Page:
Capybara Size: How Much Do Capybaras Weigh?

Written by Kellianne Matthews
Published: November 6, 2022
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Did you know that capybaras are the world’s largest rodents? These animals are members of the Hydrochoeridae family and are native to South America. The name “capybara” comes from the Tupi language and means “one who eats slender leaves.” These animals are related to guinea pigs and look somewhat like a cross between a pig, a squirrel, and a beaver. But how much do these guys weigh? Let’s find out!

How Much Do Capybaras Weigh?

The largest living rodent in the world: Capybara (Hydrochoerus hydrochaeris)
The average weight of an adult male capybara is 70 to 120 pounds.


Capybaras are the largest rodents in the world, and they can weigh up to 150 pounds or more. That’s bigger than many decent-sized dogs! The average capybara is about two feet tall at the shoulder and four feet long from head to tail. Male capybaras are generally bigger than females.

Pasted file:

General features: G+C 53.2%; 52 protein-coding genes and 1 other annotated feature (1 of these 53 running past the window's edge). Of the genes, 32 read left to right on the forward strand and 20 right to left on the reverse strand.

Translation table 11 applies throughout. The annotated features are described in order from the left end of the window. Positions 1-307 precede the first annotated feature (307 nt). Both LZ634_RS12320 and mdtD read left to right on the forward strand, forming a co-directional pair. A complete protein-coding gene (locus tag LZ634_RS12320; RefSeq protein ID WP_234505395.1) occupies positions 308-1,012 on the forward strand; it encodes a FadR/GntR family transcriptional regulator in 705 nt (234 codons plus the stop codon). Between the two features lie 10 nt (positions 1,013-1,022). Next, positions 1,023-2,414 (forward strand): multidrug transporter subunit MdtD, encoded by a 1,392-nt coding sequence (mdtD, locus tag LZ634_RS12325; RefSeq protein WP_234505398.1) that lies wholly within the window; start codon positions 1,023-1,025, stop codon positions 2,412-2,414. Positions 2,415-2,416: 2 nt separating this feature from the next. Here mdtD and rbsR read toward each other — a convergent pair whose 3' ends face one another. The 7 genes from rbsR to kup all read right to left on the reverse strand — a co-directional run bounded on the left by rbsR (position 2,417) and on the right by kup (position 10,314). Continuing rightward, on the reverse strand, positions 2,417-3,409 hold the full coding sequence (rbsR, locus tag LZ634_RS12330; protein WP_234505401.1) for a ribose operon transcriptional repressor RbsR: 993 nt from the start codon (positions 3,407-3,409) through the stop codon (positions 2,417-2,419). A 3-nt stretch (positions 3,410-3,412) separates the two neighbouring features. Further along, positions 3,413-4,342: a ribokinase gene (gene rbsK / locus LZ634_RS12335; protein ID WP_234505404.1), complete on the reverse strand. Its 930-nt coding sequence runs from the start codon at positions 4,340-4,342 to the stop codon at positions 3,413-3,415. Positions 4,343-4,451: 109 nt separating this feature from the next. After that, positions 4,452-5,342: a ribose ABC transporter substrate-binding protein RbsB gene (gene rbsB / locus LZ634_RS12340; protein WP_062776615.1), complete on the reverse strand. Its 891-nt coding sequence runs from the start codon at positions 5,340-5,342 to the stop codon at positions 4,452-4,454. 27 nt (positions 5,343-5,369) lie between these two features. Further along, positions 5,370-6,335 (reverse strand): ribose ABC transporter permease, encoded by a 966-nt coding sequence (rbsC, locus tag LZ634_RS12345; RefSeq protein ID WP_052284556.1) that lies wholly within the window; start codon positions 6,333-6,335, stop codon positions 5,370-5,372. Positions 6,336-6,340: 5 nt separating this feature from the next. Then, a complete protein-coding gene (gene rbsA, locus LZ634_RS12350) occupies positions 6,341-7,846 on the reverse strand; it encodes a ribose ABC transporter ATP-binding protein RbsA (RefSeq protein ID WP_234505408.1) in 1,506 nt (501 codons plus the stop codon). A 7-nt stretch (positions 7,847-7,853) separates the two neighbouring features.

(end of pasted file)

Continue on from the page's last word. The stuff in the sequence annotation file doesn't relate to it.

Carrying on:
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The average weight of an adult male capybara is 70 to 120 pounds. However, some individuals can weigh as much as 150 pounds or more! Females tend to be smaller than males, with adult females generally weighing between 50 and 112 pounds.

How Much Do Baby Capybaras Weigh?

Capybara family swimming in a lake in Brazil
Baby capybaras are only two to four pounds when they are born.

© Takase

Interestingly, baby capybaras are born fully furred and can walk within hours of birth. Female capybaras usually give birth to three or four babies in a litter, although they can have up to seven or eight. A newborn capybara is very small, typically weighing between two and four pounds. They also begin eating solid food very early— a good thing since they grow quickly! By the time a baby capybara is 18 weeks old, it can weigh as much as 88 pounds.

Capybaras reach their full size by the time they’re 18 months old. That’s when they reach sexual maturity and can reproduce. Male capybaras usually weigh between 100 and 130 pounds at this time, while females typically weigh between 90 and 110 pounds.